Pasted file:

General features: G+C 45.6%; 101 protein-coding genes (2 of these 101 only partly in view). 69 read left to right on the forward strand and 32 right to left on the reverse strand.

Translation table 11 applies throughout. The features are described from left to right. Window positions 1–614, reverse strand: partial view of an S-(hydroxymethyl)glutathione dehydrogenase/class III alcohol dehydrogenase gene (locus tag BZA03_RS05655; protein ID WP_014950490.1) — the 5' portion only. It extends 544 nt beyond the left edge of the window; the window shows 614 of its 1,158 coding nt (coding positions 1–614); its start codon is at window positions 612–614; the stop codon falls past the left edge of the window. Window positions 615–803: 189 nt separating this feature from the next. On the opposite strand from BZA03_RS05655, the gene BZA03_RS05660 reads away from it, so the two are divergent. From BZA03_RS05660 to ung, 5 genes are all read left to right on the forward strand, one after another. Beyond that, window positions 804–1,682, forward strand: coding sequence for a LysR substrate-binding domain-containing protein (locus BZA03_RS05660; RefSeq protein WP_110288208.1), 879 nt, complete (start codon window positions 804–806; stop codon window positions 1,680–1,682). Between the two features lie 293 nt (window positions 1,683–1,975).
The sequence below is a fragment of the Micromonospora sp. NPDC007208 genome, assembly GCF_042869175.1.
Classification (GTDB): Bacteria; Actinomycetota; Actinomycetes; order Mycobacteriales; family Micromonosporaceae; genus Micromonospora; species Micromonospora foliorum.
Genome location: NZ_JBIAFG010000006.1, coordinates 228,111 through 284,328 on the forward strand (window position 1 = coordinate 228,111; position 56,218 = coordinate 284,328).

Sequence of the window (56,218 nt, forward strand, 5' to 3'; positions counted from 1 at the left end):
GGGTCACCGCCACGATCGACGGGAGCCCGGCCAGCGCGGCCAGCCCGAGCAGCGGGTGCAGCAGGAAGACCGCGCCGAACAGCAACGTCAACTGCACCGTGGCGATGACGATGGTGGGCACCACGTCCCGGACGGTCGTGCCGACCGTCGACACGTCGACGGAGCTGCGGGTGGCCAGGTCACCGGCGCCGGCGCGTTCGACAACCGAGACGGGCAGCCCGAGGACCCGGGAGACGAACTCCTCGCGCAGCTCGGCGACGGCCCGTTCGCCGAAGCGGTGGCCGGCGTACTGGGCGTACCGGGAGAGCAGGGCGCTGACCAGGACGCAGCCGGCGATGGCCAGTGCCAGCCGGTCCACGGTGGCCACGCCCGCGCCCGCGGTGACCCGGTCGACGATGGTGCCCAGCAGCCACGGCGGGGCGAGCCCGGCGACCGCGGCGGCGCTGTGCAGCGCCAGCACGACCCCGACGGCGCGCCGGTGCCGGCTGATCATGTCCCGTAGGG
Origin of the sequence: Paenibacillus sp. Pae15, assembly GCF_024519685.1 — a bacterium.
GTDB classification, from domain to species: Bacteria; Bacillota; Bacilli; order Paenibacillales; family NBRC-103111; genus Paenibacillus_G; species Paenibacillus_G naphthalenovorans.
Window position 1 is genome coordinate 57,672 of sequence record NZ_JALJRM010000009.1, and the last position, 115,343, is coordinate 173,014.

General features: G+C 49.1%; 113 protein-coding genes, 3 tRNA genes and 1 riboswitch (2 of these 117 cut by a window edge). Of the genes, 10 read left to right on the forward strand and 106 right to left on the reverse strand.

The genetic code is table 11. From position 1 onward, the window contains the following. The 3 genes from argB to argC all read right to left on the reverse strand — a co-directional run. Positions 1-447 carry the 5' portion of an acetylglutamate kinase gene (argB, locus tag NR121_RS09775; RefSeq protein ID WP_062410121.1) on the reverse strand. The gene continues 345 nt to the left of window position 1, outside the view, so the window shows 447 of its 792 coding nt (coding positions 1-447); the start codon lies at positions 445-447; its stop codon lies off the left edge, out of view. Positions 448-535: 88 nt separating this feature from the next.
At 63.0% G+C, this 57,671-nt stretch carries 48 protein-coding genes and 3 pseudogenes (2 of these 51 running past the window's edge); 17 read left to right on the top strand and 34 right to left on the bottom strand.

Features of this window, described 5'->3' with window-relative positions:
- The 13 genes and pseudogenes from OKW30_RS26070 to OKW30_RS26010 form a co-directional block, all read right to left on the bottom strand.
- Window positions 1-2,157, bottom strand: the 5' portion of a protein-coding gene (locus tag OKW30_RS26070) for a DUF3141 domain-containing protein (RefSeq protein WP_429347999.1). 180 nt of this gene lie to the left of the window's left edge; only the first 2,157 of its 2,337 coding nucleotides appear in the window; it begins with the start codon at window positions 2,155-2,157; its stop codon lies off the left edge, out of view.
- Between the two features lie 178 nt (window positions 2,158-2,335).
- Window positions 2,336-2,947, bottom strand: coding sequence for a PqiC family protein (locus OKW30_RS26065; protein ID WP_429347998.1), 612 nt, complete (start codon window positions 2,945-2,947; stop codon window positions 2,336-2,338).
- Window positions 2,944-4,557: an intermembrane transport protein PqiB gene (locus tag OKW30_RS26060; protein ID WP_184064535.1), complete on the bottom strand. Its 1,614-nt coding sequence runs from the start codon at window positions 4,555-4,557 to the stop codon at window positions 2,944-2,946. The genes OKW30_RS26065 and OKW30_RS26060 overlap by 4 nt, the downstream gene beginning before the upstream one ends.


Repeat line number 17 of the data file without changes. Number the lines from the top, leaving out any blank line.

- Between the two features lie 178 nt (window positions 2,158-2,335).